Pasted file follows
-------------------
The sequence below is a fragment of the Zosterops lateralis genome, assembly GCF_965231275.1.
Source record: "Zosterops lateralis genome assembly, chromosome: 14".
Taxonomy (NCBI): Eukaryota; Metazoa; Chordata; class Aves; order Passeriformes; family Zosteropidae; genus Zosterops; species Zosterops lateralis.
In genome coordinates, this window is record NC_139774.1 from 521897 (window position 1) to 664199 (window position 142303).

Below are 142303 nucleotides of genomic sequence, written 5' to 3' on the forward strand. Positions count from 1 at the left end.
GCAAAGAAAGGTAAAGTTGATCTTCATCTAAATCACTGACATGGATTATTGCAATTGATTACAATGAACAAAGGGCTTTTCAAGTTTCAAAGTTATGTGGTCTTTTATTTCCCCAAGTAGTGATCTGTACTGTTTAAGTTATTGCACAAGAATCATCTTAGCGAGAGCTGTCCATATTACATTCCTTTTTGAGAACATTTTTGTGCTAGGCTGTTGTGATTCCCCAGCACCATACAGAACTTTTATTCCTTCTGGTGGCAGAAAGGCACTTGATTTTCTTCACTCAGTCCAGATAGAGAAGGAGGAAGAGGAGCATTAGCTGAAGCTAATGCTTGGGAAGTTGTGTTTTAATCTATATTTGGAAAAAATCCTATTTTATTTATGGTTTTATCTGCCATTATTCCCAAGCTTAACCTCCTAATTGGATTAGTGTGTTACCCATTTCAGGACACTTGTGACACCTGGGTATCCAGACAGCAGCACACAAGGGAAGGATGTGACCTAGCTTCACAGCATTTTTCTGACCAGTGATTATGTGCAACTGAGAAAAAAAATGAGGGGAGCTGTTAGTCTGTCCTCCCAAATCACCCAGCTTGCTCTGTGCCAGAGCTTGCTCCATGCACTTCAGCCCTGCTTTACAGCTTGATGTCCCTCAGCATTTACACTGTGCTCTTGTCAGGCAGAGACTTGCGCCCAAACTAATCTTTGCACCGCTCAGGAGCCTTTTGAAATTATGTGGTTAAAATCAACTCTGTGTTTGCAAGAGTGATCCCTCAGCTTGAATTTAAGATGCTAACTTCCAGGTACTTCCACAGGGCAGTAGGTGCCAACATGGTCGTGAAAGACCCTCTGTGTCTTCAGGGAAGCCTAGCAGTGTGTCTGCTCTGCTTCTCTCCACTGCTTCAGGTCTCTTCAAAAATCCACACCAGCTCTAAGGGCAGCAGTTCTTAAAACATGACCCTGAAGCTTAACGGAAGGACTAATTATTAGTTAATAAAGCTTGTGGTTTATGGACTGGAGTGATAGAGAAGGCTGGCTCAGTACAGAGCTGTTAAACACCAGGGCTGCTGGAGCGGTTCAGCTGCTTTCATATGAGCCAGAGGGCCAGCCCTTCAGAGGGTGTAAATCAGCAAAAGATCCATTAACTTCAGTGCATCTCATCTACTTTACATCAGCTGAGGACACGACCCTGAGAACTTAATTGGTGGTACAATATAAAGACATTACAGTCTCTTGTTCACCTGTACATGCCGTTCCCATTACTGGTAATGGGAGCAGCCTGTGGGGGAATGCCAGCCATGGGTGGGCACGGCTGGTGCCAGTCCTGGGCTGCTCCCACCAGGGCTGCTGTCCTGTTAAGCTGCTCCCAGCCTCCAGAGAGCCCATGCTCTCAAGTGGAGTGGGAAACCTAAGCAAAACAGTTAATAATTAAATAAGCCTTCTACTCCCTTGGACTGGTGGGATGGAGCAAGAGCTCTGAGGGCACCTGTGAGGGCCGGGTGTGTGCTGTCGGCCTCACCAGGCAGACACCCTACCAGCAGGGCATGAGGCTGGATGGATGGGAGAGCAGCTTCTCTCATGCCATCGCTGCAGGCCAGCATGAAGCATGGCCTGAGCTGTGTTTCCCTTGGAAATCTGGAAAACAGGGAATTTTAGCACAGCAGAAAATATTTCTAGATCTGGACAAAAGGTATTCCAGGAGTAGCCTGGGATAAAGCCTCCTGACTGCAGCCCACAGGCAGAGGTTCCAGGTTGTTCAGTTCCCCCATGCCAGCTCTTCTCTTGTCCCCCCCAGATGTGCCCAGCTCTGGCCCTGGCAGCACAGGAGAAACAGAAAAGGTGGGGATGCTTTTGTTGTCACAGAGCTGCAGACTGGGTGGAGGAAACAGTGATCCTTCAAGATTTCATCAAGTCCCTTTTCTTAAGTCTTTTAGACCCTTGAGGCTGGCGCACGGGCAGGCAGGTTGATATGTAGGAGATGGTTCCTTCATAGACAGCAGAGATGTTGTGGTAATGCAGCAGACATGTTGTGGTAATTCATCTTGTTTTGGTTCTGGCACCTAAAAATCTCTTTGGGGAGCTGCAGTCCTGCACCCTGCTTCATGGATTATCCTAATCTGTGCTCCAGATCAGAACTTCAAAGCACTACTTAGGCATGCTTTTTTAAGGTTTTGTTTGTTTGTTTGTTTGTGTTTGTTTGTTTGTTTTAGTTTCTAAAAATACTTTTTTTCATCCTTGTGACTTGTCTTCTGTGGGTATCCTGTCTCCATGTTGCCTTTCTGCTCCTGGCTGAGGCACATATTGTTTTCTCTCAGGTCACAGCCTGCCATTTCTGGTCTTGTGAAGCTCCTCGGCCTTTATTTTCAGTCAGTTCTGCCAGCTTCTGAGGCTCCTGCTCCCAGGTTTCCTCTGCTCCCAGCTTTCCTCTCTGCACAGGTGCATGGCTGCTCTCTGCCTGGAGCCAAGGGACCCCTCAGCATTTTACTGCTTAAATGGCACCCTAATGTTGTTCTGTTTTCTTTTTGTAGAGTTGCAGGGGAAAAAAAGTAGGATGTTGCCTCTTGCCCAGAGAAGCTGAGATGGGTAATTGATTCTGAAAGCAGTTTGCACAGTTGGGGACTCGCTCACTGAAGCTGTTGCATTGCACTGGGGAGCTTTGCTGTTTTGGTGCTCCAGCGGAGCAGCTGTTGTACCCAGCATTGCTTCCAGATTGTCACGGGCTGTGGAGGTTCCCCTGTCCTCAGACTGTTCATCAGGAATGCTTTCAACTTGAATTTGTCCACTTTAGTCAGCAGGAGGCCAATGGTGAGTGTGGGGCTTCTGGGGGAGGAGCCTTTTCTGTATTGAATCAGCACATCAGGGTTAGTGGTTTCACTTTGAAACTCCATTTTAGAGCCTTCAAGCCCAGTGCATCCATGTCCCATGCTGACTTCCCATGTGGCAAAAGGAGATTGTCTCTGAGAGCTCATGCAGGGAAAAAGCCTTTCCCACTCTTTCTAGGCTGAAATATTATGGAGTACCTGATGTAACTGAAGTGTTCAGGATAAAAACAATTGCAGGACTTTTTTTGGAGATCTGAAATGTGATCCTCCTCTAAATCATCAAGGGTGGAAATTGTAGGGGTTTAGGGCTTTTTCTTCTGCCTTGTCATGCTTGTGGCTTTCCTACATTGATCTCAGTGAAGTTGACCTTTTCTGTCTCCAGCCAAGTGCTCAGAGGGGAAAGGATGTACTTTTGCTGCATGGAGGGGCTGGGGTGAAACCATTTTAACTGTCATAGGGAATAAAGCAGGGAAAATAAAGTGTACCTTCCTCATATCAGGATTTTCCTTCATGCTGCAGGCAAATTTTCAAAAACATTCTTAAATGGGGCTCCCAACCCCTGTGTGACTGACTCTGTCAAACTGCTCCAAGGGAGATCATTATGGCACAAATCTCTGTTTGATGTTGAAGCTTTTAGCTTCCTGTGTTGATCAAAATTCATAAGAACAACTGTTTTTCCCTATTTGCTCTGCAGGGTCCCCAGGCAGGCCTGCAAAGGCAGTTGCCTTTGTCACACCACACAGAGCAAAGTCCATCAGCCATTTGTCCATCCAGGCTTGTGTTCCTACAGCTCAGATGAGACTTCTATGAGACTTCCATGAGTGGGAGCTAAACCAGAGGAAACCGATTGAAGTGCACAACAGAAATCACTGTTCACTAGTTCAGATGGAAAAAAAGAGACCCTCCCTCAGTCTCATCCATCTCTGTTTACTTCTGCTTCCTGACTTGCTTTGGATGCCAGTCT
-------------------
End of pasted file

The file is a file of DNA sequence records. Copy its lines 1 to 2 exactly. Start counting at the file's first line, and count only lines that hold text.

The sequence below is a fragment of the Zosterops lateralis genome, assembly GCF_965231275.1.
Source record: "Zosterops lateralis genome assembly, chromosome: 14".